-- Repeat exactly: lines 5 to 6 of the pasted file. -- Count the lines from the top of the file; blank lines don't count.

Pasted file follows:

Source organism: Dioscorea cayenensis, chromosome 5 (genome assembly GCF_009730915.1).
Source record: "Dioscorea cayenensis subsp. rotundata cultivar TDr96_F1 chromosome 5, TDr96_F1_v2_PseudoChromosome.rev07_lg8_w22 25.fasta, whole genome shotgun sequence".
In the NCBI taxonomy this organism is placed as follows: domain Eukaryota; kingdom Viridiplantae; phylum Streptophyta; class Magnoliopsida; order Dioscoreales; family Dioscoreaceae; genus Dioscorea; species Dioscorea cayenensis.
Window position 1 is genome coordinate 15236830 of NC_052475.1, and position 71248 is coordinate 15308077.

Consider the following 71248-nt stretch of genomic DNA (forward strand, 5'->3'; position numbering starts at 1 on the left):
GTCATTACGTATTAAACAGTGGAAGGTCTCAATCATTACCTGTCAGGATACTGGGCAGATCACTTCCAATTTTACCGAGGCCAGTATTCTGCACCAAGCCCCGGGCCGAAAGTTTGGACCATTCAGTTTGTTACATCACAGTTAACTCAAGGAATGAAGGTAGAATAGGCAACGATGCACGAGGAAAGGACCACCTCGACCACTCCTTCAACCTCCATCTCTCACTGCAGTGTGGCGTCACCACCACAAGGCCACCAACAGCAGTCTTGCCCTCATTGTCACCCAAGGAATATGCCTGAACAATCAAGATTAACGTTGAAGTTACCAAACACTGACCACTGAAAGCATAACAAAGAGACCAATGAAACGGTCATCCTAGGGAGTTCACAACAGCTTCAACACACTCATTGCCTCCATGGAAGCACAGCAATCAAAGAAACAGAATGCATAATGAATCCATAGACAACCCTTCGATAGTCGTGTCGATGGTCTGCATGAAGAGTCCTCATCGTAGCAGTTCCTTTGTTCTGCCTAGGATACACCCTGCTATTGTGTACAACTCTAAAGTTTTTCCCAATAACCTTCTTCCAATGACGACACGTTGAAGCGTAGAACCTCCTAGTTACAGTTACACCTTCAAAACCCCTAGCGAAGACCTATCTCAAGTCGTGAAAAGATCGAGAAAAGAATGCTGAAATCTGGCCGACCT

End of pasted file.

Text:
Consider the following 71248-nt stretch of genomic DNA (forward strand, 5'->3'; position numbering starts at 1 on the left):
GTCATTACGTATTAAACAGTGGAAGGTCTCAATCATTACCTGTCAGGATACTGGGCAGATCACTTCCAATTTTACCGAGGCCAGTATTCTGCACCAAGCCCCGGGCCGAAAGTTTGGACCATTCAGTTTGTTACATCACAGTTAACTCAAGGAATGAAGGTAGAATAGGCAACGATGCACGAGGAAAGGACCACCTCGACCACTCCTTCAACCTCCATCTCTCACTGCAGTGTGGCGTCACCACCACAAGGCCACCAACAGCAGTCTTGCCCTCATTGTCACCCAAGGAATATGCCTGAACAATCAAGATTAACGTTGAAGTTACCAAACACTGACCACTGAAAGCATAACAAAGAGACCAATGAAACGGTCATCCTAGGGAGTTCACAACAGCTTCAACACACTCATTGCCTCCATGGAAGCACAGCAATCAAAGAAACAGAATGCATAATGAATCCATAGACAACCCTTCGATAGTCGTGTCGATGGTCTGCATGAAGAGTCCTCATCGTAGCAGTTCCTTTGTTCTGCCTAGGATACACCCTGCTATTGTGTACAACTCTAAAGTTTTTCCCAATAACCTTCTTCCAATGACGACACGTTGAAGCGTAGAACCTCCTAGTTACAGTTACACCTTCAAAACCCCTAGCGAAGACCTATCTCAAGTCGTGAAAAGATCGAGAAAAGAATGCTGAAATCTGGCCGACCT